NFTs are generally represented by a  form of token called the ERC-721. It’s just as simple to locate this token’s whereabouts as ether (Ethereum’s in-house currency) and other tokens such as ERC-20s. The NFT marketplace SuperRare, for instance, sends tokens directly to buyers’ wallets, where their movements can be tracked rather easily. The token can then generally be found under the ERC-721 tab. 

OpenSea, however, has been experimenting with a new new token variant: the ERC-1155, a “multitoken” that designates collections of NFTs.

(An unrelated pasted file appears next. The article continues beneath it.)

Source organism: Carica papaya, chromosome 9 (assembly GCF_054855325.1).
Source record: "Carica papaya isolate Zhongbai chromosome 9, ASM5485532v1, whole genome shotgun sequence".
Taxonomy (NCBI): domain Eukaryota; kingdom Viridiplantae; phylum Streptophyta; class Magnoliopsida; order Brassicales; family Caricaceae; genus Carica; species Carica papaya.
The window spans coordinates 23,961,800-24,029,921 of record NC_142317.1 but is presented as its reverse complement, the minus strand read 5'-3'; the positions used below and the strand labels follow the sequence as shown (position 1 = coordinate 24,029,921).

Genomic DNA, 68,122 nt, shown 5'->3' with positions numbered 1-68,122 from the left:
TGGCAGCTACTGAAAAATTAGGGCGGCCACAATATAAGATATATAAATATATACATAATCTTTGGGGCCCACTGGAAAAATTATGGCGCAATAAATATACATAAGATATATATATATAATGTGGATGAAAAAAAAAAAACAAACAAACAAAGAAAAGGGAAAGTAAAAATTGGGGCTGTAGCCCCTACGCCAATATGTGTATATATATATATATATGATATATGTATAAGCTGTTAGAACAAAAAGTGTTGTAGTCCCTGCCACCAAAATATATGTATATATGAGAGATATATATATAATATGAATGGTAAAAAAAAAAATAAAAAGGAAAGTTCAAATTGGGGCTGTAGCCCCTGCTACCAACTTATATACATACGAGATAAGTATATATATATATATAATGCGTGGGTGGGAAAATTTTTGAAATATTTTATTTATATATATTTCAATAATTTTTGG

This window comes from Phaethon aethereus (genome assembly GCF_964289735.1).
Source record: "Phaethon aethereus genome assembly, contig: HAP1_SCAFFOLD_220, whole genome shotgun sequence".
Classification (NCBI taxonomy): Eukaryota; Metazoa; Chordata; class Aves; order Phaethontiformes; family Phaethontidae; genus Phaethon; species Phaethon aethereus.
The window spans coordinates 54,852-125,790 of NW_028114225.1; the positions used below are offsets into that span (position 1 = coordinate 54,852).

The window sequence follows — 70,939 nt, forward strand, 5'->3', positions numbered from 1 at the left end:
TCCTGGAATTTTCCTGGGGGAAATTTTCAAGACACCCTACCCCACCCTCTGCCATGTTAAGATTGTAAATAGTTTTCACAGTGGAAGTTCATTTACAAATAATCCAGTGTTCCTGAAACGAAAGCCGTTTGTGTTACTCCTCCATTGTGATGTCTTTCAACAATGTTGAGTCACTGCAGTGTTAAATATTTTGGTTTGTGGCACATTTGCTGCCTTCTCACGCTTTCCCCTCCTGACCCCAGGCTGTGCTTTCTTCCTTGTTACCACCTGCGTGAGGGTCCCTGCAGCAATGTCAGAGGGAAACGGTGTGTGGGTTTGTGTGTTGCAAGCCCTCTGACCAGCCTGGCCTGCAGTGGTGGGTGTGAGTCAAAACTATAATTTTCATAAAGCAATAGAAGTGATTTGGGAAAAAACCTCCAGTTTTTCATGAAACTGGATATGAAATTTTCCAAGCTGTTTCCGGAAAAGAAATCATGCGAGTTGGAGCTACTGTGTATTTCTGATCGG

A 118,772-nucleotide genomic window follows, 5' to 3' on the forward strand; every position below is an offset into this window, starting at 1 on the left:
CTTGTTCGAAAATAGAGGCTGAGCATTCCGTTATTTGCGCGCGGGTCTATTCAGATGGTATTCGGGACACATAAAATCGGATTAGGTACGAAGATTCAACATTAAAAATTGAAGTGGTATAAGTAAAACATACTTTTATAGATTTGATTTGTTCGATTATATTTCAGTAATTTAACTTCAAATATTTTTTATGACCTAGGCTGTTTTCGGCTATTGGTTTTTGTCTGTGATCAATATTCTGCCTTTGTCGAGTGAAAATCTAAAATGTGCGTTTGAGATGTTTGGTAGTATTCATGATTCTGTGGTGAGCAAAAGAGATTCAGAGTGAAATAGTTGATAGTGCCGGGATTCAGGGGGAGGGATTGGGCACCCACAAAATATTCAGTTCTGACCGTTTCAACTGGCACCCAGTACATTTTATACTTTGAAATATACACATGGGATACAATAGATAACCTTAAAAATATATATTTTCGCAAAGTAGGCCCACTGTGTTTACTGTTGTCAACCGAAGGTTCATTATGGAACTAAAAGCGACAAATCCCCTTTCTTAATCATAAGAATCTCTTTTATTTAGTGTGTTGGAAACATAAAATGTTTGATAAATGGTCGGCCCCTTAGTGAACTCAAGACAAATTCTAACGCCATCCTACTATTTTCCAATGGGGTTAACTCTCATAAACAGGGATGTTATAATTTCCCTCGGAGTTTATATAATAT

This token standard, novel as it is, isn’t yet compatible with Etherscan, said Williams. That means ERC-1155s saved on Ethereum don’t show up, even if we know they are on the blockchain because the payments record is there, and the “smart contracts” which process the sale are designed to fail instantly if the exchange can’t be made. 

Block this NFT guy

The speculative mania has produced a new breed of opportunists who have taken to turning other people’s work into NFTs—through a process called “tokenization”—and flogging them on online marketplaces.

NFTs: crypto grifters try to scam artists, again

The NFT grift works like this:

  1. Tell artists there’s a gusher of free money!
  2. They need to buy into crypto to get the gusher of free money.
  3. They become crypto advocates, and make excuses for proof-of-work and so on.
  4. A few artists really are making life-changing money from this!
  5. You probably won’t be one of them.